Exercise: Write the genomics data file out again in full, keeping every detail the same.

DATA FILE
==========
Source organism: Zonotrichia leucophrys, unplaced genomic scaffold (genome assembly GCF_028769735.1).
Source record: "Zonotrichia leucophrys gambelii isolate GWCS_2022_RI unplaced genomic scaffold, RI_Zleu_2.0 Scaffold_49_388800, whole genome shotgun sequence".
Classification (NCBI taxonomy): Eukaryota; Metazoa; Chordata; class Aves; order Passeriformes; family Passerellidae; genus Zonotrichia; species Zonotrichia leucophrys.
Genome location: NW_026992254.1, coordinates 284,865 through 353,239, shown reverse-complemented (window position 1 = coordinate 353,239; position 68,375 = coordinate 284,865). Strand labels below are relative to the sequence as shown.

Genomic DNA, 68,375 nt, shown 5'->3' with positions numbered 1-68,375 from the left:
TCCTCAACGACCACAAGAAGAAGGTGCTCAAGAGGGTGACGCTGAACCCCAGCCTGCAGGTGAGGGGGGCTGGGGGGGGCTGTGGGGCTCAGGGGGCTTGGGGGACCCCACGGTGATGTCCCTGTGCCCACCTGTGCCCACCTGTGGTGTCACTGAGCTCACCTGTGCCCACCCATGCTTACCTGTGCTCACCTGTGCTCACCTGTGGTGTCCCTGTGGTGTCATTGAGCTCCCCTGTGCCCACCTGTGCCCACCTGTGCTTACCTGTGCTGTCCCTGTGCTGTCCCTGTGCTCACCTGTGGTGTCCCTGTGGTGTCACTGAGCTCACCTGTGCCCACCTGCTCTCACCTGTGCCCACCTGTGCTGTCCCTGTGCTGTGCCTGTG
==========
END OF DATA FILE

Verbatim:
Source organism: Zonotrichia leucophrys, unplaced genomic scaffold (genome assembly GCF_028769735.1).
Source record: "Zonotrichia leucophrys gambelii isolate GWCS_2022_RI unplaced genomic scaffold, RI_Zleu_2.0 Scaffold_49_388800, whole genome shotgun sequence".
Classification (NCBI taxonomy): Eukaryota; Metazoa; Chordata; class Aves; order Passeriformes; family Passerellidae; genus Zonotrichia; species Zonotrichia leucophrys.
Genome location: NW_026992254.1, coordinates 284,865 through 353,239, shown reverse-complemented (window position 1 = coordinate 353,239; position 68,375 = coordinate 284,865). Strand labels below are relative to the sequence as shown.

Genomic DNA, 68,375 nt, shown 5'->3' with positions numbered 1-68,375 from the left:
TCCTCAACGACCACAAGAAGAAGGTGCTCAAGAGGGTGACGCTGAACCCCAGCCTGCAGGTGAGGGGGGCTGGGGGGGGCTGTGGGGCTCAGGGGGCTTGGGGGACCCCACGGTGATGTCCCTGTGCCCACCTGTGCCCACCTGTGGTGTCACTGAGCTCACCTGTGCCCACCCATGCTTACCTGTGCTCACCTGTGCTCACCTGTGGTGTCCCTGTGGTGTCATTGAGCTCCCCTGTGCCCACCTGTGCCCACCTGTGCTTACCTGTGCTGTCCCTGTGCTGTCCCTGTGCTCACCTGTGGTGTCCCTGTGGTGTCACTGAGCTCACCTGTGCCCACCTGCTCTCACCTGTGCCCACCTGTGCTGTCCCTGTGCTGTGCCTGTG